At a Spring Comdex demo of Windows 98 on Monday in Chicago, Bill Gates got to see what's it actually like to use NT's little brother. The OS crashed while the world's richest man was demonstrating it to a packed house, sending its dire death message onto huge monitors for all to see. As Microsoft product manager Chris Capossela quickly moved to remove the offensive message from the screens, Gates quipped "This must be why we're not shipping Windows 98 yet."

Welcome to reality, Bill.

Until the crash, the demo was creating applause and murmuring from the crowd, which was also shown a demo of Windows NT 5.0. NT didn't crash, however, despite its much earlier beta state. Gates' message--for 98 as well as NT 5.0--was that the integration of the Web into Windows makes the OSes easier to use.

"You just learn one thing," Gates said, "and that's the browser...All the work that is being done in the future simply takes advantage of the great HTML offerings. It is all about ease of use and allowing you to think of offline use of the computer and online use of the computer as the same thing."

Despite his earlier proclamations that Windows 98 was simply "a point release," massive delays in Windows NT 5.0 have prompted Microsoft--and Gates--to change their tune about Windows 98 recently.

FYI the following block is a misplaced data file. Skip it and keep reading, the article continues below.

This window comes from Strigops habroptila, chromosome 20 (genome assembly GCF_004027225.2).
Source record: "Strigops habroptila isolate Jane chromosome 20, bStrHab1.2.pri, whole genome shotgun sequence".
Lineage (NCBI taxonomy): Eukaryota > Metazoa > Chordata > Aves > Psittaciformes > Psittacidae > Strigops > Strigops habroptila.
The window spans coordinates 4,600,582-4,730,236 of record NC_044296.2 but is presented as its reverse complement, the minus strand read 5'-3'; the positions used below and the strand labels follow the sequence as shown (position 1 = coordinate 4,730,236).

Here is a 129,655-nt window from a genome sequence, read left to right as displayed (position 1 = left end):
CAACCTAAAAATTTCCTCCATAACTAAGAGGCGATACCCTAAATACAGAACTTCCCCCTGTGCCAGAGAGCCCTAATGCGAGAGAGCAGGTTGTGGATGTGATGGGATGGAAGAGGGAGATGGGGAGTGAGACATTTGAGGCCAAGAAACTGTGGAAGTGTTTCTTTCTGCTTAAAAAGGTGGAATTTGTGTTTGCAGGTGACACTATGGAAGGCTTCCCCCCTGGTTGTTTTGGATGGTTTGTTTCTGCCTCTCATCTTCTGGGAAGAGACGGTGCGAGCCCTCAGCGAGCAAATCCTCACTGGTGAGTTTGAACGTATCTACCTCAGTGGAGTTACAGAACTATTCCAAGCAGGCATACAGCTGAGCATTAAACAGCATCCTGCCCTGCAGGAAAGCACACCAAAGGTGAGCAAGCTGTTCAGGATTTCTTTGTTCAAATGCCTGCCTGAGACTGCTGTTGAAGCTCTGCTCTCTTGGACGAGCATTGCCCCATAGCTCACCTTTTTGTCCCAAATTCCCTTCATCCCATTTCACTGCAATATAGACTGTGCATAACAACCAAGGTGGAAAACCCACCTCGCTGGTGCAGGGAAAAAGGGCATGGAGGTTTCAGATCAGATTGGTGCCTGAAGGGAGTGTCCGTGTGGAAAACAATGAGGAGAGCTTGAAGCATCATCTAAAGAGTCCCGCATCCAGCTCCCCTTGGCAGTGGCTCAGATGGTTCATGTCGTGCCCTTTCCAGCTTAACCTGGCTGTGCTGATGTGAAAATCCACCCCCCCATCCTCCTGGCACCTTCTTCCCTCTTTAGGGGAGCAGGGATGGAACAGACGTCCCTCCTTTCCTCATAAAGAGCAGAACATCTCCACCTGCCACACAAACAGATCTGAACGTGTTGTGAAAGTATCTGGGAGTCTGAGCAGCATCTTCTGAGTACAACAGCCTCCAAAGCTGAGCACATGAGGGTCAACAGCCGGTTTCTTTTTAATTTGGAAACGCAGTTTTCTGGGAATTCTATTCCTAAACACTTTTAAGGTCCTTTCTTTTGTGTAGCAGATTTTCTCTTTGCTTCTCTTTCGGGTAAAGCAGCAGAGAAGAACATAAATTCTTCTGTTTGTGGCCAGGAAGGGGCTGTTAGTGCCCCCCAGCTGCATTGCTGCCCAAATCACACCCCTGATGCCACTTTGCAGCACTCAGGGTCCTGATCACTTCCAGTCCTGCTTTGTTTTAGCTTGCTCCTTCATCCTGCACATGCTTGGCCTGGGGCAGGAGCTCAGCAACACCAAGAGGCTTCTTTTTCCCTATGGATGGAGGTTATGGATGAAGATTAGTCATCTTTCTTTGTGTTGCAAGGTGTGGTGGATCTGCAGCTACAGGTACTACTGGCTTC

"Windows 98 will take over from Windows 95 very rapidly," he said. Gates touted new 98 features such as USB support, multi-monitor support, and less cryptic error messages that real people can understand. Windows 98 also launches programs faster than Windows 95. One crowd pleaser included the launch of Adobe PhotoShop simultaneous on both Windows 95 and Windows 98. On 98, the program came to life instantly, while on 95 the hard drive churned away.

Also on Monday, Microsoft announced that it will optionally hide the ill-received Active Channel Bar when it ships Windows 98 to OEMs in May. The Channel Bar is a feature designed to promote the Web sites of Microsoft partners, such as Disney and Warner Bros. Microsoft foes have argued that giving such heavyweights a place on the Windows desktop is unfair. As Microsoft is under a lot of scrutiny from the government these days, it decided to axe the bar. Microsoft will now allow hardware vendors to optionally not display the bar when they install Windows 98 on new computers